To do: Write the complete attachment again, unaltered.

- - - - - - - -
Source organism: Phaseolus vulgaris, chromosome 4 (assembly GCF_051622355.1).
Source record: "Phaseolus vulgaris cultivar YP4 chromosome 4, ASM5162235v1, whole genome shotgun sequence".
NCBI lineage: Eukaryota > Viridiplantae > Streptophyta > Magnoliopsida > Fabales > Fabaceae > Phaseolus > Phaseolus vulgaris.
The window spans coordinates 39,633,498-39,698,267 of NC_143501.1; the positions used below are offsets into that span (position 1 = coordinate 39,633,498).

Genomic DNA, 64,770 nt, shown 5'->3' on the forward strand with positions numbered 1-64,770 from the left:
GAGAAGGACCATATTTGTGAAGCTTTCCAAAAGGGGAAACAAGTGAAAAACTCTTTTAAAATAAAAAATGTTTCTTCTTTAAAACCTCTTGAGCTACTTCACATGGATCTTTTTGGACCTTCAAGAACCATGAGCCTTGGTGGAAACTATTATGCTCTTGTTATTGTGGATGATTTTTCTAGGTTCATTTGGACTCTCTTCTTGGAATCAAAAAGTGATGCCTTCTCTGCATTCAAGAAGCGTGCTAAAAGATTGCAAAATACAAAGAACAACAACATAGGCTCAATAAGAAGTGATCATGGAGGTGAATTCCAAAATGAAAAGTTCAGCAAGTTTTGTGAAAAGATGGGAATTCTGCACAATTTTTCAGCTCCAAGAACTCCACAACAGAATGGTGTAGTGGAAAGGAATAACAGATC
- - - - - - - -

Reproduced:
Source organism: Phaseolus vulgaris, chromosome 4 (assembly GCF_051622355.1).
Source record: "Phaseolus vulgaris cultivar YP4 chromosome 4, ASM5162235v1, whole genome shotgun sequence".
NCBI lineage: Eukaryota > Viridiplantae > Streptophyta > Magnoliopsida > Fabales > Fabaceae > Phaseolus > Phaseolus vulgaris.
The window spans coordinates 39,633,498-39,698,267 of NC_143501.1; the positions used below are offsets into that span (position 1 = coordinate 39,633,498).

Genomic DNA, 64,770 nt, shown 5'->3' on the forward strand with positions numbered 1-64,770 from the left:
GAGAAGGACCATATTTGTGAAGCTTTCCAAAAGGGGAAACAAGTGAAAAACTCTTTTAAAATAAAAAATGTTTCTTCTTTAAAACCTCTTGAGCTACTTCACATGGATCTTTTTGGACCTTCAAGAACCATGAGCCTTGGTGGAAACTATTATGCTCTTGTTATTGTGGATGATTTTTCTAGGTTCATTTGGACTCTCTTCTTGGAATCAAAAAGTGATGCCTTCTCTGCATTCAAGAAGCGTGCTAAAAGATTGCAAAATACAAAGAACAACAACATAGGCTCAATAAGAAGTGATCATGGAGGTGAATTCCAAAATGAAAAGTTCAGCAAGTTTTGTGAAAAGATGGGAATTCTGCACAATTTTTCAGCTCCAAGAACTCCACAACAGAATGGTGTAGTGGAAAGGAATAACAGATC